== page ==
This year's winner of the T. Jefferson Parker award from the South California Independent Booksellers Association is Naomi Hirahara for Murder on Bamboo Lane. (Hat tip to Mystery Fanfare.)
The High Plains Book Awards finalists included crime novelists Gwen Florio for Montana and Barbara Joyce-Hawryluk for Wounded, in the Debut Novel category.
The Long Beach Public Library is hosting “LB Confidential: A Night of Noir” reception, Tuesday, Nov. 11, at the Federal Bar. The event is a lead-in to the Bouchercon 2014 Murder at the Beach conference and features authors Jeffrey Deaver, Simon Wood, J.A. Jance, Edward Marston, and Eoin Colfer.
The late crime novelist Elmore Leonard's vast collection of handwritten notebooks, typed manuscripts and screenplays are headed to the University of South Carolina. Selected samples from the collection went on public display last at the University of South Carolina's Thomas Cooper Library on the school's Columbia campus. Event hough the author lived and worked in Detroit, University of South Carolina Dean of University Libraries Tom McNally said "Leonard visited the campus last year, saw its archives of modern American writers and wanted his papers to go there."
Harrogate’s Royal Pump Room Museum is honoring fans of both vintage fashion and classic crime fiction with a new exhibition entitled Dressed to Kill, with a display of costumes created for film and television adaptations of Agatha Christie’s novels. Curator Nicola Baxter said: “The Dressed to Kill exhibition celebrates Harrogate’s link with Agatha Christie herself as well as the era in which the dramas are set."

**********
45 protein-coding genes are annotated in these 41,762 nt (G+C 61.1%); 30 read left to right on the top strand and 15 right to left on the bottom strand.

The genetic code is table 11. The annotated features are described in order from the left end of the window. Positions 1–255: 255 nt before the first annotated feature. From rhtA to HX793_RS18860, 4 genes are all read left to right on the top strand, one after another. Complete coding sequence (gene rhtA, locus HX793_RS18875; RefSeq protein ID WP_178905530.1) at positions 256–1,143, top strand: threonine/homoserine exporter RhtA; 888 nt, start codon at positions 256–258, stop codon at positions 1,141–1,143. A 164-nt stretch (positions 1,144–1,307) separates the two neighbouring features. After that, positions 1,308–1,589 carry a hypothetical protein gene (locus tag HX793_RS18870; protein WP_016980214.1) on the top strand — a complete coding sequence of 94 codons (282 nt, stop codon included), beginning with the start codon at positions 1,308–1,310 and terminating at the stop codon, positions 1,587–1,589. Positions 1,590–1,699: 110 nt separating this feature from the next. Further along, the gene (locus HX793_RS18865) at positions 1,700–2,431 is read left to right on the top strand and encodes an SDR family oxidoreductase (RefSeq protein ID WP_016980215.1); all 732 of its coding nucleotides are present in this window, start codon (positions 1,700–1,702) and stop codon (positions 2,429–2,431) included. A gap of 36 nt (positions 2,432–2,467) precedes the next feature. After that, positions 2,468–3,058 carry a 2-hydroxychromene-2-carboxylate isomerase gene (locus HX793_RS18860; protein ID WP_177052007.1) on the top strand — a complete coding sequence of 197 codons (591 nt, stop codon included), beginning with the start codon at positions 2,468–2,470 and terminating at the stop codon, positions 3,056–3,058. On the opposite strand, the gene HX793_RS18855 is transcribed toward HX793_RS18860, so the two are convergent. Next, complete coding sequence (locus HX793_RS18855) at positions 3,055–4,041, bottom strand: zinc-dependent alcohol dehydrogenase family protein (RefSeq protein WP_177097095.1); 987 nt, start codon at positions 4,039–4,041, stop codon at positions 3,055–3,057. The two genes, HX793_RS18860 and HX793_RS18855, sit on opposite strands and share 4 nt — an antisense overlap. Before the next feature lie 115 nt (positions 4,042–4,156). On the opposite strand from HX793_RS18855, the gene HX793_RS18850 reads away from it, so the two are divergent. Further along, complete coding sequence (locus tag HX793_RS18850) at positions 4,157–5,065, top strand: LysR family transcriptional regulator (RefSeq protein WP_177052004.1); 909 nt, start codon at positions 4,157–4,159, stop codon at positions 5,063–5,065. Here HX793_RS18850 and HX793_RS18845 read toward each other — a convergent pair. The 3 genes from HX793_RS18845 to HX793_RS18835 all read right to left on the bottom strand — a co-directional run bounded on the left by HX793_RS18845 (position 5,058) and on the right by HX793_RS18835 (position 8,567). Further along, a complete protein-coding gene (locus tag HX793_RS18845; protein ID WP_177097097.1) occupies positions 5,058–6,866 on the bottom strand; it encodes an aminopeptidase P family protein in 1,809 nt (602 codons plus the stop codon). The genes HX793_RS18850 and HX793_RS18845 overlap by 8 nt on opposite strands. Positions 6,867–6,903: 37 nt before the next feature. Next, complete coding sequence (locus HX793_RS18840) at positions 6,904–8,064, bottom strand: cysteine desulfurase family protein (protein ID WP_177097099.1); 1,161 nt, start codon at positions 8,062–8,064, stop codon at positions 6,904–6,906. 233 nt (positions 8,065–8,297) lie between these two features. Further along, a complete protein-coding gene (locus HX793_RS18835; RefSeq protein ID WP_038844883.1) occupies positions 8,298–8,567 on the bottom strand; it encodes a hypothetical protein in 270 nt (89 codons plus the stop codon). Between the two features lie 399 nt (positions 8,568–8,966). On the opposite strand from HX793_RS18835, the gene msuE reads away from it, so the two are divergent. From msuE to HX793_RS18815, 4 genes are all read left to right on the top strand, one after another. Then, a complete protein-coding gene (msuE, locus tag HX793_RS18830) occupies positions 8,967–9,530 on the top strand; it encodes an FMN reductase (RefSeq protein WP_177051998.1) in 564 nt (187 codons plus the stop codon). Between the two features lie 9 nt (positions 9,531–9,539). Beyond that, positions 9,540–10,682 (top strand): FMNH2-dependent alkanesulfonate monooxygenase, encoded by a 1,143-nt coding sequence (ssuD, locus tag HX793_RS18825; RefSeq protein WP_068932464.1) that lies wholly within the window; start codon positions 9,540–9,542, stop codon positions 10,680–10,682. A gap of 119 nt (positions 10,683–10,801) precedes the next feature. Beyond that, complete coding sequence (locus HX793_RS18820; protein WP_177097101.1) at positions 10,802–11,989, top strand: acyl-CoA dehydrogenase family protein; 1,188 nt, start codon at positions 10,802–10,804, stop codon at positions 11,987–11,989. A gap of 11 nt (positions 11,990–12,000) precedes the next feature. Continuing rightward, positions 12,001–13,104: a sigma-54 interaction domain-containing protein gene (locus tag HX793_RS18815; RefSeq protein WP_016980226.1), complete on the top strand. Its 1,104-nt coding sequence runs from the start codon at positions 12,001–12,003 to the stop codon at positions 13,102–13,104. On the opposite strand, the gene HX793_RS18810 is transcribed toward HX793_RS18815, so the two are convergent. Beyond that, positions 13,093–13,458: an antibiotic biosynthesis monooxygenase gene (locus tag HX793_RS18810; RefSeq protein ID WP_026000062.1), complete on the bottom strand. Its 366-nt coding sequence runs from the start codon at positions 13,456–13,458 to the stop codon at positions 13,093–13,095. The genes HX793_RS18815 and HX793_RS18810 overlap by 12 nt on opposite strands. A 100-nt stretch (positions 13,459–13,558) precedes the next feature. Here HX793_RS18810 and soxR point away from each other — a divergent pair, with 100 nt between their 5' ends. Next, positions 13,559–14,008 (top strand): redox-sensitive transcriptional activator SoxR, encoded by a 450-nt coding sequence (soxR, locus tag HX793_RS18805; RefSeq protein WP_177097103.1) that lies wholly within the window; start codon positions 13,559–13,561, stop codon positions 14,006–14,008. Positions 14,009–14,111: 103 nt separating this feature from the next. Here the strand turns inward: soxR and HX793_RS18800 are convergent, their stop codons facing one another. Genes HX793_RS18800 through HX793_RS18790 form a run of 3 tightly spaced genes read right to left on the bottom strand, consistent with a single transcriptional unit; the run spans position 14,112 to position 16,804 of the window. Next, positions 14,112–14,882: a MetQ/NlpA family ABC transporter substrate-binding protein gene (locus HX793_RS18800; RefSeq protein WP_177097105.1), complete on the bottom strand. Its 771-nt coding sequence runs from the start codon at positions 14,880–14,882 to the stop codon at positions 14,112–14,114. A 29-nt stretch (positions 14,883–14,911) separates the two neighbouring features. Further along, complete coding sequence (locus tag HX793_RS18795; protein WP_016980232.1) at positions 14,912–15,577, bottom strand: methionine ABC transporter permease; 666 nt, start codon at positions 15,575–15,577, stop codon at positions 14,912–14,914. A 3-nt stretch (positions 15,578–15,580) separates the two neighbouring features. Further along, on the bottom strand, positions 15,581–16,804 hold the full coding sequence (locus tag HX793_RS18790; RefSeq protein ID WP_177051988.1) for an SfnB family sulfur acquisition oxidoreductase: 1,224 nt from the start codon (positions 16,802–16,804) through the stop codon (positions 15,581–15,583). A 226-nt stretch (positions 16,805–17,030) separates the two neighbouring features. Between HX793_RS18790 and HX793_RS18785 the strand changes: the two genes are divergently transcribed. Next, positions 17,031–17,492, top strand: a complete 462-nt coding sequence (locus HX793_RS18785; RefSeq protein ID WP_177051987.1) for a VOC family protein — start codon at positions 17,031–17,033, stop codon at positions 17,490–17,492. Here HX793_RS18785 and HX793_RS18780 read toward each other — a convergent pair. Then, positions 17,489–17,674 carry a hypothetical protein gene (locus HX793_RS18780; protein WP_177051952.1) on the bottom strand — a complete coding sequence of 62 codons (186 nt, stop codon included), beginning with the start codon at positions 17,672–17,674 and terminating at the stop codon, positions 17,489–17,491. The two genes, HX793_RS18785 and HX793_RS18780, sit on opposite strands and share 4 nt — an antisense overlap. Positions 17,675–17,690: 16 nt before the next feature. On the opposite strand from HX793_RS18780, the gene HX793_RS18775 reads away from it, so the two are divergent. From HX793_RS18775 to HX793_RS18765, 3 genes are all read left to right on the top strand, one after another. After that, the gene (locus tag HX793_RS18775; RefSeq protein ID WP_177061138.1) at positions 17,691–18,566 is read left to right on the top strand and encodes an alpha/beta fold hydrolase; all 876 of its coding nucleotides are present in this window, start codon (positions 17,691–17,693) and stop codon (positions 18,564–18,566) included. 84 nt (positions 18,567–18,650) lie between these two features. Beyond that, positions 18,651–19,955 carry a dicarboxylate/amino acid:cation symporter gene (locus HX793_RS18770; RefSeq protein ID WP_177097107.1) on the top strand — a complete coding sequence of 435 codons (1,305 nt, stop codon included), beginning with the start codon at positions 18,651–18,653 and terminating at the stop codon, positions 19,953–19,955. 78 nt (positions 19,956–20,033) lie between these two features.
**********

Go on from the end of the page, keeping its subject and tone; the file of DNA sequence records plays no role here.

Janet Rudolph's Mystery Fanfare blog posted a listing of Halloween-themed crime fiction.
Also in time for Halloween, Book Riot compiles a collection of interesting facts about Poe’s “The Raven.”
The Wall Street Cheat Sheet posted a list of "8 Must Read Thrillers for Every Gone Girl Fan."
The Star assembled a "crime fiction dictionary," from cozies to hick list, that's basically a helpful bibliography to get you started in the various crime fictions subgenres with some recommendations.
Lucy Worsley, author of the Art of The English Murder, compiled a listing of "Six Essential British Murder Mysteries" from the 1820s through the Golden Age of mystery literature.
Prolific designer Chip Kidd shared some of his favorite crime fiction book covers, with reasons why he likes them.
The Guardian posted a quiz to test your knowledge of fiction's bad guys, from Hannibal Lecter to Nurse Ratched.
The crime poem at the 5-2 this week is "The Writing of Harlots" by Paul Hostovsky.
The Q&A roundup this week includes Bret R. Wright over at Sons of Spade talking about the debut of his new PI Nate Jepson's novel, Nasty; Craig Sisterson reposts a "classic" 9mm interview with Peter Robinson, author of the acclaimed Inspector Banks series; Linwood Barclay tells The Toronto Star why he became a crime writer; Steven Saylor chatted with Crime Fiction Lover about his successful Roma Sub Rosa series of historical fiction novels; and Joe Clifford joined in a Q&A with Omnimystery News about his new suspense novel, Lamentations.